by K. Richard, April 19, 2018 in NoTricksZone
The Arctic region was the largest contributor to the positive slope in global temperatures in recent decades.
Consequently, the anomalously rapid warming in the Arctic region (that occurred prior to 2005) has been weighted more heavily in recent adjustments to instrumental temperature data (Cowtan and Way, 2013; Karl et al., 2015) so as to erase the 1998-2015 hiatus and instead produce a warming trend.
Meanwhile, other scientists have been busy determining that only about 50% of the warming and sea ice losses for the Arctic region are anthropogenic, or connected to the rise in CO2 concentrations.
The rest of the warming and ice declines can be attributed to unforced natural variability.
by Tony Heller, April 20, 2018 in TheDeplorableClimSciBlog
The first half of April was third coldest in the past 110 years in the US, and the coldest since 1975. The three warmest first fifteen days of April occurred in 1910, 1930 and 1925, when about 80% of days were over 60 degrees.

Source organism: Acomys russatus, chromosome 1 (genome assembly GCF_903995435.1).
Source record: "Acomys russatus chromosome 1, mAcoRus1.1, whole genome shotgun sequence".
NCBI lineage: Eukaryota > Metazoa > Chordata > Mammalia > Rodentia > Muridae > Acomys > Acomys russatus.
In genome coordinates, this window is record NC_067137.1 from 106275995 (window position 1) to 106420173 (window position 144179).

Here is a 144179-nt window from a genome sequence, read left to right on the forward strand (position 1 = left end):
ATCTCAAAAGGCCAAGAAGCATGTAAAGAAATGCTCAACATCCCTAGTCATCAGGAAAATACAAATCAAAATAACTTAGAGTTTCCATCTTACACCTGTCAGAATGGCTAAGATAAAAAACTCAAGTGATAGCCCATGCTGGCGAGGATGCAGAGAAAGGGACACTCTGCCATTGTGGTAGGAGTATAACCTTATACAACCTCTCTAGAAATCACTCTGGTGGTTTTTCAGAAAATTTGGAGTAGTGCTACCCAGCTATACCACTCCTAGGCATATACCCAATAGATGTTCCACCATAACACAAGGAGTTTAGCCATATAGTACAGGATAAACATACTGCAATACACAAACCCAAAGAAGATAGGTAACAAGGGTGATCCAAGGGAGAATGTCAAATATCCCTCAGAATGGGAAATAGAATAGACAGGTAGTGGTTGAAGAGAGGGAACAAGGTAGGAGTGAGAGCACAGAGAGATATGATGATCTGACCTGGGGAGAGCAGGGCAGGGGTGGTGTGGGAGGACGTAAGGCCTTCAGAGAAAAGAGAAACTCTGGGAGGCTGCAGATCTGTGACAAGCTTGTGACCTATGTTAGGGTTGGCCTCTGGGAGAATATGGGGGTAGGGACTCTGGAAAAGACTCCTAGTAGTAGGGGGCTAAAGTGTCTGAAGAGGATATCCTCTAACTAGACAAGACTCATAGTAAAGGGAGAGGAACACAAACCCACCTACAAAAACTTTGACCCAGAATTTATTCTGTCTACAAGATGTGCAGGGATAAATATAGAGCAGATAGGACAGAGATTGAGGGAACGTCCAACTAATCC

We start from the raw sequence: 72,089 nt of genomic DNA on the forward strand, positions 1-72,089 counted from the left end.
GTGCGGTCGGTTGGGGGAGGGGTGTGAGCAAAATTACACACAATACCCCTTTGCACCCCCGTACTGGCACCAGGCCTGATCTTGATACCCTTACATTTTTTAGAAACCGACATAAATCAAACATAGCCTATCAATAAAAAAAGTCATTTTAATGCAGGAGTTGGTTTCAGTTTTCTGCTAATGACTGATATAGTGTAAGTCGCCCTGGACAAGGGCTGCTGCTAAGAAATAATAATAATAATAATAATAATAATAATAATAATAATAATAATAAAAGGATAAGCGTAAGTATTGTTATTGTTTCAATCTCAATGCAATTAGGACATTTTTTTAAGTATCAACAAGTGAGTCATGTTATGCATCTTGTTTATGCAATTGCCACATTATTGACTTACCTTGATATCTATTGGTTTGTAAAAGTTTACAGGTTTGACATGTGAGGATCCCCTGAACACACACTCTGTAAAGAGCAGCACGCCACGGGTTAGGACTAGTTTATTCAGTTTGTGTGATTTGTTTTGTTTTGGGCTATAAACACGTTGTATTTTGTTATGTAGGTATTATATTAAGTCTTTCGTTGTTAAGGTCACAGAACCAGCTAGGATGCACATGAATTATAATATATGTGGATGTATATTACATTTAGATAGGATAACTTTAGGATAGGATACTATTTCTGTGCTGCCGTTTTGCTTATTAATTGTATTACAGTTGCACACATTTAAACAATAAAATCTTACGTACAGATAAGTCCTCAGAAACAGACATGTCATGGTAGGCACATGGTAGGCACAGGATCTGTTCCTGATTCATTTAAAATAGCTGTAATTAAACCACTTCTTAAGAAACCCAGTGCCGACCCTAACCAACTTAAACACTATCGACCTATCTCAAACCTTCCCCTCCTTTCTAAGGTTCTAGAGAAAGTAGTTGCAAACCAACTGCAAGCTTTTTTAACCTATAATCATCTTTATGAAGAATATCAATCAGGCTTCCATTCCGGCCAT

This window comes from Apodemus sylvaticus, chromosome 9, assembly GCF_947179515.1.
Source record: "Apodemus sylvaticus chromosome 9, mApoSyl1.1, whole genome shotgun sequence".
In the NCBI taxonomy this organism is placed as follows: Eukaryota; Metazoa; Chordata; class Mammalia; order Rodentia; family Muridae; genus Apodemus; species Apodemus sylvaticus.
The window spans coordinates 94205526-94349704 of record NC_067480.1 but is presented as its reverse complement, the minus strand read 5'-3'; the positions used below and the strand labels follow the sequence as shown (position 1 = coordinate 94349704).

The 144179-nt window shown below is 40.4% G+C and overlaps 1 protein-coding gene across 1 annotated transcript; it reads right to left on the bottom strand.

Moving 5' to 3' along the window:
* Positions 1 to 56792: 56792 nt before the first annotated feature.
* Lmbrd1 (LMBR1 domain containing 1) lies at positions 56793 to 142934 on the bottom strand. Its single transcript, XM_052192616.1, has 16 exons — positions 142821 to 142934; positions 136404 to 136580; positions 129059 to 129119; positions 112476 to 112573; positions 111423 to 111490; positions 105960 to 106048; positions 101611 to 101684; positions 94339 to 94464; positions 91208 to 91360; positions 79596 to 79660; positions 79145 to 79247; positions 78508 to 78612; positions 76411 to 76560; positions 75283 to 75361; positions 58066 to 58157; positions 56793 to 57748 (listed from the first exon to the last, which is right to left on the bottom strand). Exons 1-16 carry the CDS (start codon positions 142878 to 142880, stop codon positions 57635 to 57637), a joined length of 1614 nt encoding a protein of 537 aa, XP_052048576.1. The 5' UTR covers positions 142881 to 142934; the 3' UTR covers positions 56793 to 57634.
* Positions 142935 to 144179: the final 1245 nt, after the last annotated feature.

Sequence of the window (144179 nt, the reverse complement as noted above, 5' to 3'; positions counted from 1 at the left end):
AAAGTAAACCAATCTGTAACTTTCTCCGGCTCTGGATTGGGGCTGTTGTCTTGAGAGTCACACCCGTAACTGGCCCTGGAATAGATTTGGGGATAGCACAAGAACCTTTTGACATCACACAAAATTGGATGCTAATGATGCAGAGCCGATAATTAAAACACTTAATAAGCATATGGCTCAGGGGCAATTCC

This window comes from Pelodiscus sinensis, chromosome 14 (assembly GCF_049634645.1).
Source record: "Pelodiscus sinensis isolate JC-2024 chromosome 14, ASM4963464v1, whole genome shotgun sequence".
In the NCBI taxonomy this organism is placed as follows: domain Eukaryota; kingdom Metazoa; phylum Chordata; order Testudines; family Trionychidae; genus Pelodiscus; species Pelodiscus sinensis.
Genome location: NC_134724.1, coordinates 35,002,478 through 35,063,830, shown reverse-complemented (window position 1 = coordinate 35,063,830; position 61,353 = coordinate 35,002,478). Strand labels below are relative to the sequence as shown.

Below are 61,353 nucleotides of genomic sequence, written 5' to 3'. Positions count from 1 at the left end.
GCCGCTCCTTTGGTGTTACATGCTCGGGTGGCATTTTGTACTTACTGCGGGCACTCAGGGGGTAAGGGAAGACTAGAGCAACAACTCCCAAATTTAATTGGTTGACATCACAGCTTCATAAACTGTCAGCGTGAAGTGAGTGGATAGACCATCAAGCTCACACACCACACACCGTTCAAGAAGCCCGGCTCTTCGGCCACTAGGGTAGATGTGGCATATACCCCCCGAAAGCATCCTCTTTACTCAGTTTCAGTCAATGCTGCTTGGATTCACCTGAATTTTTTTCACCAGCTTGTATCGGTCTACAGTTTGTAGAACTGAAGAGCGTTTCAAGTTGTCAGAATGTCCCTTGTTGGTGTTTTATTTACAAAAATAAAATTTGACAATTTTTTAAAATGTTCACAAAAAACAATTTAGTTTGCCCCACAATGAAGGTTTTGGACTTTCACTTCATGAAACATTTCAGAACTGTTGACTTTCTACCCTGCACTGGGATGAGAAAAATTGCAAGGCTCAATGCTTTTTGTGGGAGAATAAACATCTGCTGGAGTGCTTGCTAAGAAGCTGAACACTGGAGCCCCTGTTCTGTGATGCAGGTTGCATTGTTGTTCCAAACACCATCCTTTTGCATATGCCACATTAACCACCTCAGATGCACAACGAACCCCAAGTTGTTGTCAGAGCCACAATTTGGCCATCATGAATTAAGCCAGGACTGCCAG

by P. Gosselin, April 20, 2018 in NoTricksZone
I’ve been regularly bringing you climate and energy news from Germany, with Kenneth in USA posting on the latest science.
Now NoTricksZone is happy to report we are also working with skeptic Japanese climate blogger Kirye, who runs KiryeNet. This means we’ll also be occasionally presenting skeptic news out of Japan in English.
For example in last Tuesday’s post Kirye delivered the key parts on the Arctic Freezamageddon. Our aim is to provide more of such posts in the future.
Views from other countries like Japan are always extremely useful. There really isn’t any global climate science consensus. It’s fraudulent to claim that there is.